H anni eine femm @mit GEORGE SMITH, OE ROOHESTEE, NEW YORK.
Letters PatentNo. 113,806, dated April v18, 1871.
IMPROVEMENT IN MlLKlNG-STOOLS.
The Schedule referred t'o ln theseLettexs Patent and making part of the same.
To all whom, it may concern Be it known that I, GEORGE SMITH, of Rochester, in the 'county of Monroe and State of New York, have invented a new and improved Milking-Stool; and I do` hereby declare that the following is a full, clear, and exact description thereof, reference heilig had to the accompanying drawing making part of this specification, in which- Figure lis a perspective view of my improved stool, showing a milk-bucket applied thereto.
Figure 2 is a top view of the stool and its supporting-yoke.
Similar letters of' reference indicate .corresponding parts in theseveral gures.
The object of this invention is to improve the milking-stool which is described in the schedule annexed to my Letters Patent ynumbered 109,847, by the employment of a yielding hoop or yoke in combination with hooks upon the top of the stool, whereby the yoke is iirmly held when applied to the stool, and whereby the diameter ot' the yoke can be enlarged or diminished to adapt it for .supporting buckets of different sizes, as will be hereinafter explained.
-To enable others skilled in the art to understand my invention, I will explain its construction and operation.v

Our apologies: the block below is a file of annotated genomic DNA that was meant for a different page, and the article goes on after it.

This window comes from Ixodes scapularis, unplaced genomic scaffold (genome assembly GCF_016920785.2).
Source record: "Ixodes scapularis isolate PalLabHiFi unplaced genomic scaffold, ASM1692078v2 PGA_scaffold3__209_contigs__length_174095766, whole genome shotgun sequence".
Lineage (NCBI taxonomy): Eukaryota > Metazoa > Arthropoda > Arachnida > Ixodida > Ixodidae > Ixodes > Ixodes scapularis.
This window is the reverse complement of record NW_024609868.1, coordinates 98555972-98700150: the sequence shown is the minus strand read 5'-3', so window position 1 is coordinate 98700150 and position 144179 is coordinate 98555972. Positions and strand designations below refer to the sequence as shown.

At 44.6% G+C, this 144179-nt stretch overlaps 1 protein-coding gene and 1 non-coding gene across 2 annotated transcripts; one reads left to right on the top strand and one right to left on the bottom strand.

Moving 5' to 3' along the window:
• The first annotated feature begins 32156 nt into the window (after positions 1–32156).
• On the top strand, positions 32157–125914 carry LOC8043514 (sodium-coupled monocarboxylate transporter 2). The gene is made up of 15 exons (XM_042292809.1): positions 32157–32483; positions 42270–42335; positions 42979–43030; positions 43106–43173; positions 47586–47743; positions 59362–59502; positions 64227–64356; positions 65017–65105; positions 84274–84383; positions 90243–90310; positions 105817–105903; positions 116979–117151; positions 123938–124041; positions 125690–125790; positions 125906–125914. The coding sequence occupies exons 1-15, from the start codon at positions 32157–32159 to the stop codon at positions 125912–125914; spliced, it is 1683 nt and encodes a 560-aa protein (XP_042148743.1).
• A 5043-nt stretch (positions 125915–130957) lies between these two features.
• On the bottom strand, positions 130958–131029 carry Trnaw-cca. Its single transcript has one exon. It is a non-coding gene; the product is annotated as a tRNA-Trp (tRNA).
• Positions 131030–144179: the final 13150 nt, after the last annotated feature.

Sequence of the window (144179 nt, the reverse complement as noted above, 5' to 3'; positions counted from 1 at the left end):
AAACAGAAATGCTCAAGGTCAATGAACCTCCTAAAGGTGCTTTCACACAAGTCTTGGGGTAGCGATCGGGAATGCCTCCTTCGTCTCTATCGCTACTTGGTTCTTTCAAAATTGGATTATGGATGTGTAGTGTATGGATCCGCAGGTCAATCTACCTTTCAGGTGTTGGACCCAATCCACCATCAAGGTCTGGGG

In the accompanying drawing- A represents a stool top, which is mounted ou legs B, and which has one end curved out, as shown clearly in iig. 2, to receive against it the convex side of a pail or bucket, C.
On the upper sui-face of the top of the stool, near that end which is curved ont as above described, a number of hooks, c c, are inserted and arranged in two rows in the ares of circles.
These hooks serve as means for holding firmly in place a-iiexible yoke or supporting-hoop, I), the ends e e of which are straightened out and terminated by hooks ,ef e.
This yOkeD is preferably made of spring metal, so that when it is compressed and its ends adjusted between the hooks a a on the stool top, as shown in the drawing, its tendency to recoil will keep the ends e e in place beneath the retaining-hooks When the yoke D is thus held the hookse e on the extremities of its straight portions will prevent the latter from vheing drawn out of their places endwise.
In the drawing I have represented three sets of hooks, a, which are so arranged that they are adapted for holding the yoke D when adjusted for iive different diameters of pails; but it is obvious that agreater or lesser number of hooks may be employed without departing from my invention.
It will be seen from the above description that tbe yoke D, when applied to the hooks a, will be firmly eld, and will embrace and afford a good support for a pail, C; also that theyoke can be readily made` substantially as described.
' GEORGE SMITH.
Witnesses J.'N. CAMPBELL, EDM. F. BROWN.